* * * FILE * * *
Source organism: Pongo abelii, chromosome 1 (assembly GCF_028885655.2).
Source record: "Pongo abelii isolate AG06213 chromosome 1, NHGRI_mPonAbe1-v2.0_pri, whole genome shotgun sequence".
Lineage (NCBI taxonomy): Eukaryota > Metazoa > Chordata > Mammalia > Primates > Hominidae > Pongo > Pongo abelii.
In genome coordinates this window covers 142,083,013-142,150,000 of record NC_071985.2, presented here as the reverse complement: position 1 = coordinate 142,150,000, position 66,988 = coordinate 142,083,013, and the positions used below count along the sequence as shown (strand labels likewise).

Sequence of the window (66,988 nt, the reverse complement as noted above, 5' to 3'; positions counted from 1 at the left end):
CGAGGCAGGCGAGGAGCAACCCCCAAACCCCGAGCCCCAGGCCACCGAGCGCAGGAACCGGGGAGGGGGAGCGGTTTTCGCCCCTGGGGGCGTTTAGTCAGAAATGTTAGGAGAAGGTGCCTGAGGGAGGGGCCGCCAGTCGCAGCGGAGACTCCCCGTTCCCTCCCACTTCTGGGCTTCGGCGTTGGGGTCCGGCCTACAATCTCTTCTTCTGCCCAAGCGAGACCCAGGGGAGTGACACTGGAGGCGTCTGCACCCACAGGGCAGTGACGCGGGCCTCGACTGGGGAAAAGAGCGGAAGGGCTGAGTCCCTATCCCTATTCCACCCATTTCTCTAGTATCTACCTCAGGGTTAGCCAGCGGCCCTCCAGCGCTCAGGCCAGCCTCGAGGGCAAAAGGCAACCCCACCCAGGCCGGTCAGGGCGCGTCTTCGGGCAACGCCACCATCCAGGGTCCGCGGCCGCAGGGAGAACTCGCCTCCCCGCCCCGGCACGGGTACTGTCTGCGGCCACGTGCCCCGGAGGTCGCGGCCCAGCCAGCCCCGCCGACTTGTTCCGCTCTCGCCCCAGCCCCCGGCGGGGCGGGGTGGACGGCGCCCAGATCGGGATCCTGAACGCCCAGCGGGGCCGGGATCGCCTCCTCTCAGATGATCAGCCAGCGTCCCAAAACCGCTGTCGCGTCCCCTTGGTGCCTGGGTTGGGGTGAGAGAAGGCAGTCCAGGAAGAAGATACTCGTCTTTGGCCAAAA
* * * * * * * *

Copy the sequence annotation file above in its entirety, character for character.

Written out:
Source organism: Pongo abelii, chromosome 1 (assembly GCF_028885655.2).
Source record: "Pongo abelii isolate AG06213 chromosome 1, NHGRI_mPonAbe1-v2.0_pri, whole genome shotgun sequence".
Lineage (NCBI taxonomy): Eukaryota > Metazoa > Chordata > Mammalia > Primates > Hominidae > Pongo > Pongo abelii.
In genome coordinates this window covers 142,083,013-142,150,000 of record NC_071985.2, presented here as the reverse complement: position 1 = coordinate 142,150,000, position 66,988 = coordinate 142,083,013, and the positions used below count along the sequence as shown (strand labels likewise).

Sequence of the window (66,988 nt, the reverse complement as noted above, 5' to 3'; positions counted from 1 at the left end):
CGAGGCAGGCGAGGAGCAACCCCCAAACCCCGAGCCCCAGGCCACCGAGCGCAGGAACCGGGGAGGGGGAGCGGTTTTCGCCCCTGGGGGCGTTTAGTCAGAAATGTTAGGAGAAGGTGCCTGAGGGAGGGGCCGCCAGTCGCAGCGGAGACTCCCCGTTCCCTCCCACTTCTGGGCTTCGGCGTTGGGGTCCGGCCTACAATCTCTTCTTCTGCCCAAGCGAGACCCAGGGGAGTGACACTGGAGGCGTCTGCACCCACAGGGCAGTGACGCGGGCCTCGACTGGGGAAAAGAGCGGAAGGGCTGAGTCCCTATCCCTATTCCACCCATTTCTCTAGTATCTACCTCAGGGTTAGCCAGCGGCCCTCCAGCGCTCAGGCCAGCCTCGAGGGCAAAAGGCAACCCCACCCAGGCCGGTCAGGGCGCGTCTTCGGGCAACGCCACCATCCAGGGTCCGCGGCCGCAGGGAGAACTCGCCTCCCCGCCCCGGCACGGGTACTGTCTGCGGCCACGTGCCCCGGAGGTCGCGGCCCAGCCAGCCCCGCCGACTTGTTCCGCTCTCGCCCCAGCCCCCGGCGGGGCGGGGTGGACGGCGCCCAGATCGGGATCCTGAACGCCCAGCGGGGCCGGGATCGCCTCCTCTCAGATGATCAGCCAGCGTCCCAAAACCGCTGTCGCGTCCCCTTGGTGCCTGGGTTGGGGTGAGAGAAGGCAGTCCAGGAAGAAGATACTCGTCTTTGGCCAAAA